Lee Westwood doesn't hear clock ticking

Englishman makes changes in quest for first major
England's Lee Westwood - now living in Florida - is still chasing his first victory in a major. This year's Masters will be his last chance before turning 40.

On and off the course, England’s Lee Westwood has made so many changes in the past eight months that it might appear he is desperate to shake things up in an effort to win that elusive first major championship.

It’s the most glaring omission in a résumé that features 22 weeks at No. 1 in the world, 39 worldwide victories, a key role on six Euro­pean Ryder Cup victories in eight appearances and two European Tour money-list titles.

The changes – a move from his native England to full-time residence in Florida and the firing of his longtime short-game coach, Pete Cowen, and caddie, Billy Foster – sound like they’re coming from a player who feels his window of opportunity might be closing.

The theory that the clock is ticking would be wrong, according to Westwood, who said he made the move across the Atlantic to “come and live in the sunshine.”

“I’ve been looking to move for a couple of years,” he said. “Just getting frustrated with the weather in the winters in England, not being able to work as hard as I would like and, you know, coming out at the start of the year, really feeling too rusty.”

Yes, he’s approaching 40, but with his improved fitness level, Westwood doesn’t discount being competitive for many years to come.

So, why the wholesale changes now?

“Just seemed like the right time,” said Westwood, who moved his family to Florida in December. “I played on the PGA Tour a lot last season and really enjoyed it and fancied a new challenge with the family. The prospect of being somewhere warm was appealing, and the kids were a good age to move. So the family is happy and I can work a lot on my game at the same time. I can’t see how the move won’t help.”

Westwood is playing out of the Old Palm in Palm Beach Gardens, near his new residence.

“There’s real structure to my practicing now,” he said. “When it was a clear day in Worksop (his home in England), I just had to get out and practice. But now I know it’s going to be sunny every day. So I can go to the gym when I should, hit balls when I should, etc. I’m no longer having to make up all that ground.”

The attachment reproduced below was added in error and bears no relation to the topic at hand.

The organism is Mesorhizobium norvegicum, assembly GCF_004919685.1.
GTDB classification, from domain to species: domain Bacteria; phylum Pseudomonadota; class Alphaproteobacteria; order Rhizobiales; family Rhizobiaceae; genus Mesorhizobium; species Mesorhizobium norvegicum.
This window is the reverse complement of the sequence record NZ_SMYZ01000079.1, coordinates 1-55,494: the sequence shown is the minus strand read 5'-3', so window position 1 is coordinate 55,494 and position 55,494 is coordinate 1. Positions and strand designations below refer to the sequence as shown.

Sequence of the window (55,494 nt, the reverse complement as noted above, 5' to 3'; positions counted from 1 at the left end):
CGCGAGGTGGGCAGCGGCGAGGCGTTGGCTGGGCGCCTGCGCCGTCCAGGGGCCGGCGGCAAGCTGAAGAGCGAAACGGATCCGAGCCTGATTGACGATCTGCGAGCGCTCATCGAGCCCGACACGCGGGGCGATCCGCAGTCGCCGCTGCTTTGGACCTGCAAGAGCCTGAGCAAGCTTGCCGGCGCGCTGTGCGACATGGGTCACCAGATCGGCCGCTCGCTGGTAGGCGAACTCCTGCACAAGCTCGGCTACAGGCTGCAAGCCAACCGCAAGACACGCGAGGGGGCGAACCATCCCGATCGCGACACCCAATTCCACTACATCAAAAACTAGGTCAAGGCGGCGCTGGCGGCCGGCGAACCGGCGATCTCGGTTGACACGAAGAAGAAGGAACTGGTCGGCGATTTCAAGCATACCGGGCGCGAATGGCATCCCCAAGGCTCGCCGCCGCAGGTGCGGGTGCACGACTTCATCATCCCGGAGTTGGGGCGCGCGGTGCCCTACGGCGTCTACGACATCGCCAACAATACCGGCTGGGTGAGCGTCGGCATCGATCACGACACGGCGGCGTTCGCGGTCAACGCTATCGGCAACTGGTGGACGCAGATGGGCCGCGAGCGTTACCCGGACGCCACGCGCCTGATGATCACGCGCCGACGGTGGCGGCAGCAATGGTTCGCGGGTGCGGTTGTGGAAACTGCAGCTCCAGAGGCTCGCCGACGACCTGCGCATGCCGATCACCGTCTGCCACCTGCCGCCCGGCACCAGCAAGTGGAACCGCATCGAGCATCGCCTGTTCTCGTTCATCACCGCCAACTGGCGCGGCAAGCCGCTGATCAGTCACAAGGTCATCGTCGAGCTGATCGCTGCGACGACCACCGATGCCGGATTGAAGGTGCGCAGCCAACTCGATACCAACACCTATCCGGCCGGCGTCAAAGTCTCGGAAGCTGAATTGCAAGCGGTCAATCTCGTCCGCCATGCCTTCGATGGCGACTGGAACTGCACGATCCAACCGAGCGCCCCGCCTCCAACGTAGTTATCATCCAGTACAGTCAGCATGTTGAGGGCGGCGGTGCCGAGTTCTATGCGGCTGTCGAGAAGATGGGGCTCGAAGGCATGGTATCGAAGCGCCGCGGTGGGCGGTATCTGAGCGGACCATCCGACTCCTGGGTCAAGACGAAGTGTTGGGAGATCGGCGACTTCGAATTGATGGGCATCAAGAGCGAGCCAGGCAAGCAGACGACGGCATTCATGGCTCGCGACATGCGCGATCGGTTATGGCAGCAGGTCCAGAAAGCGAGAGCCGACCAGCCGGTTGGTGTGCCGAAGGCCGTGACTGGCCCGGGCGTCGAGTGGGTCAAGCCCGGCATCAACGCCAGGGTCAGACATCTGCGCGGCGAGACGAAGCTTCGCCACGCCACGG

The first test of how these changes will play out in majors comes in the Masters Tournament, where Westwood has a stellar record recently. In the past five Masters, he has finished out of the top 11 only once (2009). He was second in 2010 and tied for third in 2012.

The breakthrough could come in any of the majors this year. Last season was the fourth consecutive year he had at least one top-3 finish in a major. He had two in 2012, tying for 10th in the U.S. Open in addition to tying for third in the Masters.

There is one added bit of pressure on Westwood in the Masters. It will be his last chance to win a major before turning 40. His birthday is April 24. He is 0-for-59 in majors.

“It doesn’t bother me a bit turning 40 or that people say I’ve only one chance if I want to win a major before I turn 40,” he insists. “That would be putting a bit of pressure on myself. No, I try hard year every year.”

Westwood is also a “young 39” because of a serious fitness regimen.

“I feel fitter now than I did when I was 30, so that’s a good start,” he said. “If you ask my trainer, he would probably say I’m stronger and fitter. I think part of the key is retaining the enthusiasm to keep going out and practicing, keep traveling the world. I’ve got two kids so, you know, obviously it gets harder to be away.

“But there’s no problem with that at the moment. I’m keen to keep going out on the range. I enjoy practicing and working out. Hopefully, I will win one major before I’m 40 and win some more when I’m in my 40s. You look at Vijay Singh’s career, he’s been very successful after the age of 40.”

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